An assistant professor at Cornell is studying how virtual reality (VR) can help treat real-life chronic pain at the Virtual Embodiment Lab. VR has given hope to patients who suffer with physical pain and mental stress, and offers a way to provide relief.
Andrea Stevenson Won, assistant professor in the Department of Communication and director of the Virtual Embodiment Lab, said there are many different applications for VR. Sometimes, VR can be designed to cure the problem, while other times it may offer a distraction. For instance, VR used in acute pain, like burn wound cleaning, would help in the moment. But for those suffering from trauma, it can help address trigger situations and provide a support system to alleviate the stress.
“I’m always impressed with how excited people are by virtual reality,” said Won. “This seems to make boring tasks, like moving a painful limb to hit a target, more fun and engaging, especially for kids.”
Won’s research on chronic pain has honed on two types of conditions. The first is complex regional pain syndrome (CRPS), an uncommon type of chronic pain that develops after an injury, surgery or stroke, but is out of proportion to the severity of the initial injury. The other type is called persistent idiopathic facial pain, which is similar but occurs in the face.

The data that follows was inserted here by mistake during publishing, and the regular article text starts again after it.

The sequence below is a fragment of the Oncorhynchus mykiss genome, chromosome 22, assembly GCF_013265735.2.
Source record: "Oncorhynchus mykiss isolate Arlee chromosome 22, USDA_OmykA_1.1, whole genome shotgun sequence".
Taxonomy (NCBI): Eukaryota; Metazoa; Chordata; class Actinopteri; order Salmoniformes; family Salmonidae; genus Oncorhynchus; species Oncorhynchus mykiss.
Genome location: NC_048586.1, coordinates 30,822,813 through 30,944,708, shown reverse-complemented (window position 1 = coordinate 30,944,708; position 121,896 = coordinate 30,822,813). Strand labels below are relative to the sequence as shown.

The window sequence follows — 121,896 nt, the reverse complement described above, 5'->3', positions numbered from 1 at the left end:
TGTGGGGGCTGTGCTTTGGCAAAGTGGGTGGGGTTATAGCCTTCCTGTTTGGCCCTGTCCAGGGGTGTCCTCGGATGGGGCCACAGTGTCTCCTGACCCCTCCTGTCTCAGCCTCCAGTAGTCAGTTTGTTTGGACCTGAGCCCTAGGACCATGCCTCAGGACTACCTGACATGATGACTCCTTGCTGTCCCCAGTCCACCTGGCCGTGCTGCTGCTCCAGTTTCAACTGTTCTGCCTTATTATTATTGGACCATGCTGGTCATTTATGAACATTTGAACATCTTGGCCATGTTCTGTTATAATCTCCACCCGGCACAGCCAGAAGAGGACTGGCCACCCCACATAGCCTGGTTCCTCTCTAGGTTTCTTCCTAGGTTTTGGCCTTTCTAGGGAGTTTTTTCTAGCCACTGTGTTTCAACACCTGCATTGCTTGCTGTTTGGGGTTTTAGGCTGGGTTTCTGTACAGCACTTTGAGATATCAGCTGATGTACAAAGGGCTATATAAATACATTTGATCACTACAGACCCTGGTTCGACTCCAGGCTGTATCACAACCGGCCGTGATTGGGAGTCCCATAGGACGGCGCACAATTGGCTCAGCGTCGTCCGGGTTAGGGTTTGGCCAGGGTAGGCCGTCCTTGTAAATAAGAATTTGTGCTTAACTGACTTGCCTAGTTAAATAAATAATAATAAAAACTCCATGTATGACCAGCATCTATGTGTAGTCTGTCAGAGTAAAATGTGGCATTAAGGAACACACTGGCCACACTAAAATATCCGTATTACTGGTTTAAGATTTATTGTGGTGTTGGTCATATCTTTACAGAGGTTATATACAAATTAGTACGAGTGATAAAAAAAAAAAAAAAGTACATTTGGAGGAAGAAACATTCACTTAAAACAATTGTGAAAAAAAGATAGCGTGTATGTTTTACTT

With the use of VR, patients can envision themselves moving in ways they cannot in real life, and their brains use this feedback to reconstruct their body image. By tricking the brain with what Won calls “bogus” visual feedback, VR can actually change the way people with chronic pain move. This could result in lasting relief in the real world, not just the VR world.
Today, hospitals are using VR, and Won said one of the most exciting areas of research is how VR can be integrated into homes since it is less expensive. Ultimately, Won hopes her virtual environment will inspire other institutions to use VR research for their own patients.
Additionally, her students are studying the effects of virtual environments on emotional regulation.
“For better or worse, our experiences change us,” said Won, according to Cornell University. “As VR becomes a more common experience, there are more opportunities to use the technology to benefit our health.”